Following @6-8 years of extraordinary growth on the broadband internet (YouTube was the first mainstream online video application) we are beginning to see some familiar patterns as the walled gardens divided on a country by country basis, much loved by the content owners, come down.
Mainstream entertainment in the US market (following its usual patterns) is now over 50% of network capacity and NetFlix has the biggest individual share of downstream traffic while BitTorrent dominates in the upstream area.
Very interestingly of the IP delivered general entertainment traffic over 50% is not viewed on a computer but on a TV screen or alternative device. It seems that size matters and people prefer to watch entertainment on a device they think of as a TV.
However in the ROW the pattern is quite different as BitTorrent and other similar sites dominate. Either way an increasing amount of entertainment video is being delivered via IP networks via an "over the top" method.
How much of this material cuts across the IP rights of others is difficult to be precise about but we have been running our monitoring software for @6 months now and have identified a few general trends which may be of interest;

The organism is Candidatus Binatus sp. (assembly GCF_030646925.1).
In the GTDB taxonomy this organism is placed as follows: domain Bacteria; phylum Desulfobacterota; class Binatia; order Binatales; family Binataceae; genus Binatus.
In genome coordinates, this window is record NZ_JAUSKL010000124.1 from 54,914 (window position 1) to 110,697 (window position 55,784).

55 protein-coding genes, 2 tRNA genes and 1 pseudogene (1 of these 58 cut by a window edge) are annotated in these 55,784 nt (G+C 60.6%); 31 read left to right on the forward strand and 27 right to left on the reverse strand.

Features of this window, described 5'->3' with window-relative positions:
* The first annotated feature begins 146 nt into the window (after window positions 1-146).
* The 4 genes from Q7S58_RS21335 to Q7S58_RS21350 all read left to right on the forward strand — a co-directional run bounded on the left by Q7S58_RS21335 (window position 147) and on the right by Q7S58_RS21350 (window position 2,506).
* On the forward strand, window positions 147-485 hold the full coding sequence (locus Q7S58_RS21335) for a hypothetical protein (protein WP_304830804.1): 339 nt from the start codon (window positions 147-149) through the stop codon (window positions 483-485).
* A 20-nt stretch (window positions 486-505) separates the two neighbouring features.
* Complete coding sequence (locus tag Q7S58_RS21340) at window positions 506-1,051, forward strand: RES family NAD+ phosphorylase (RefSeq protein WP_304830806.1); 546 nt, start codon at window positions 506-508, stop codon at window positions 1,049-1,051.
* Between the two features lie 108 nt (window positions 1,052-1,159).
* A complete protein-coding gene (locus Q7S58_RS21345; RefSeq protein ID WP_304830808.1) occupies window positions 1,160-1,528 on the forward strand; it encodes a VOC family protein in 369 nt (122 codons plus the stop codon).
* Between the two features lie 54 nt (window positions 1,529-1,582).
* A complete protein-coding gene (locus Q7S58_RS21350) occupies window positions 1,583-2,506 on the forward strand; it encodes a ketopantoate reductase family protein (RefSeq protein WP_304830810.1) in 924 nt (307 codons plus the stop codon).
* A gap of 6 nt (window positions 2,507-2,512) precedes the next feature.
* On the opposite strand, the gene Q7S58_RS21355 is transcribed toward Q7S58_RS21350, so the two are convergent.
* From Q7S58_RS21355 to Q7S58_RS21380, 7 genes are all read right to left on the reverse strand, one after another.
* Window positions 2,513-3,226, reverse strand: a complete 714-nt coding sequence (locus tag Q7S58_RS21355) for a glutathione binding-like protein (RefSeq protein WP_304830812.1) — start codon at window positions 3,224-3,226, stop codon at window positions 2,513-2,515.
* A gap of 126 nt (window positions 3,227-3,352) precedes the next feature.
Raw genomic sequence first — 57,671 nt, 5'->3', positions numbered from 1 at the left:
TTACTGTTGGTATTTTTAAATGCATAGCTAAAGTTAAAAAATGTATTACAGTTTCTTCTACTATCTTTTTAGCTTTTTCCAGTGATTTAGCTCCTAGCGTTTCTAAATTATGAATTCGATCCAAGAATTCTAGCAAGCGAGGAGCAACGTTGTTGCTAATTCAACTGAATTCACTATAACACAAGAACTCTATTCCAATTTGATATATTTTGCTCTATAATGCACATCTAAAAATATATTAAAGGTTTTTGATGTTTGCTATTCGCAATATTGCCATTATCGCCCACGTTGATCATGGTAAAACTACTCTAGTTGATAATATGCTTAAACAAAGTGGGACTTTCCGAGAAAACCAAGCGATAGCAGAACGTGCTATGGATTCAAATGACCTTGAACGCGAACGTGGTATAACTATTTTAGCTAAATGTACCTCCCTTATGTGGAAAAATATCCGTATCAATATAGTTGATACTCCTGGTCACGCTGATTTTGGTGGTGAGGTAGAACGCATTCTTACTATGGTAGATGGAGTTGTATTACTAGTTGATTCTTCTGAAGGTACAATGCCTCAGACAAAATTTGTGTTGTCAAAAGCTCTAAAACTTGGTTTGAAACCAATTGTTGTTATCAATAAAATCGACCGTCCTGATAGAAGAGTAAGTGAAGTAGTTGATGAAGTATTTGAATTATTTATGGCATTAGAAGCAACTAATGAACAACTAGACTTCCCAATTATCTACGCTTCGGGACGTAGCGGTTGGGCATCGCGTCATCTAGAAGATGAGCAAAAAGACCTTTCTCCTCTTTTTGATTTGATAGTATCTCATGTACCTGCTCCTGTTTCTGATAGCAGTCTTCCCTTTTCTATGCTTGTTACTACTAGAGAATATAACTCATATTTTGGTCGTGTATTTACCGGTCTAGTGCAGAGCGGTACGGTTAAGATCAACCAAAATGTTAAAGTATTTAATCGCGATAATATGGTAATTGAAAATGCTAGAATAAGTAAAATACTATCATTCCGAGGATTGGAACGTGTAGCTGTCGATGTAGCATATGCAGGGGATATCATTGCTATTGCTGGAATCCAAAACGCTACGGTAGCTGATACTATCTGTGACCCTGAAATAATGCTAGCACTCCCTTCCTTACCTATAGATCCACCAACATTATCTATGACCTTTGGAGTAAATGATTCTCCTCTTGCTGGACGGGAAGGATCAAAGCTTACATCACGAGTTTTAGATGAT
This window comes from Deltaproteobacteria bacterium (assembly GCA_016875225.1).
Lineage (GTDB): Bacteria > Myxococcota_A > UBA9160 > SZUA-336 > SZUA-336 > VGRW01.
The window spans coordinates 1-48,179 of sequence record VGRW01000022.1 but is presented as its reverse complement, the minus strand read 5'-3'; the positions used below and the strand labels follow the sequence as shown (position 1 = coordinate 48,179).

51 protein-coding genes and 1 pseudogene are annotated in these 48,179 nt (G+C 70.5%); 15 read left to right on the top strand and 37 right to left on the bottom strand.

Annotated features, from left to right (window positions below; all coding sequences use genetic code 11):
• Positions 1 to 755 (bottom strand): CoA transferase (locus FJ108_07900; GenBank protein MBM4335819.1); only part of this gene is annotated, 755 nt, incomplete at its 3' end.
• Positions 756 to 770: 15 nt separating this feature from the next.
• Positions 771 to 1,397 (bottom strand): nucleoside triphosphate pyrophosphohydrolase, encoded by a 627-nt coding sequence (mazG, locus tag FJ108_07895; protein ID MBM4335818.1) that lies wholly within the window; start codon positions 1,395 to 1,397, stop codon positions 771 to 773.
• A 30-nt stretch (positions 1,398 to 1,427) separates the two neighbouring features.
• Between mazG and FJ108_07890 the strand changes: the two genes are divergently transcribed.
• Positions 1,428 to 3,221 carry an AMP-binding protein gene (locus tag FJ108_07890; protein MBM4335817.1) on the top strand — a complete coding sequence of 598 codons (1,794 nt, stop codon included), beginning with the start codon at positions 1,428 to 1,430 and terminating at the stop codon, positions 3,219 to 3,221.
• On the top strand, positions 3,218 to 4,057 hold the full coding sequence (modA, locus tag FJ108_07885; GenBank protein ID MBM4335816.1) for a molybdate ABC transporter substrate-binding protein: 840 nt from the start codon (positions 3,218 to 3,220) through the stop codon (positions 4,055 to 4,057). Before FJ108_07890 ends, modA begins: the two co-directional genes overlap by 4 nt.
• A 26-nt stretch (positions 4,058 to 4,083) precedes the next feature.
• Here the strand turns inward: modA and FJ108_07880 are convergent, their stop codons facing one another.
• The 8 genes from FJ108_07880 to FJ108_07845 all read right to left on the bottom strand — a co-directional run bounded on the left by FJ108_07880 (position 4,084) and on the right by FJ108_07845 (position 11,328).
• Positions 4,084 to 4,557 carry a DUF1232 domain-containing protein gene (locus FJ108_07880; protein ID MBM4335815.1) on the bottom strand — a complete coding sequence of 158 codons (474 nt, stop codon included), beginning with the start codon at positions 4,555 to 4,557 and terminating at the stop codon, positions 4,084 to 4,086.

1. Piracy is truly global with the most commonly re-distributed sports channels being SkySports, ESPN and Al Jazeera. This re-distribution is global and cuts straight across the underlying rights owned by those channels.
2. This activity is supported (directly or indirectly) by an impressive list of blue chip advertisers such as Google, Vodafone and BT.
3. Football is the most popular sport and typically a major event will be available live and free across about 25 individual channels at quality levels varying from excellent to poor.
4. The legislative framework is starting to catch up with cases such as the MPA vs BT and SOPA in the USA. There are significant unrecognised liabilities for intellectual property infringement in the market.
5. Where effective anti-piracy measures are deployed PPV and subscription numbers increase significantly.
The heady days of the "walled garden" are pretty much gone and in the US at least the internet has now started to hit the TV providing undreamed of consumer choice. Business models will doubtless alter - reaching more consumers cheaply will be easier but protecting exclusivity and IP rights will be more of a challenge.
That said, I was in California when the Berlin Wall came down in 1989, and it it fair to say that it was impossible to predict the longer term impact of that event at the time.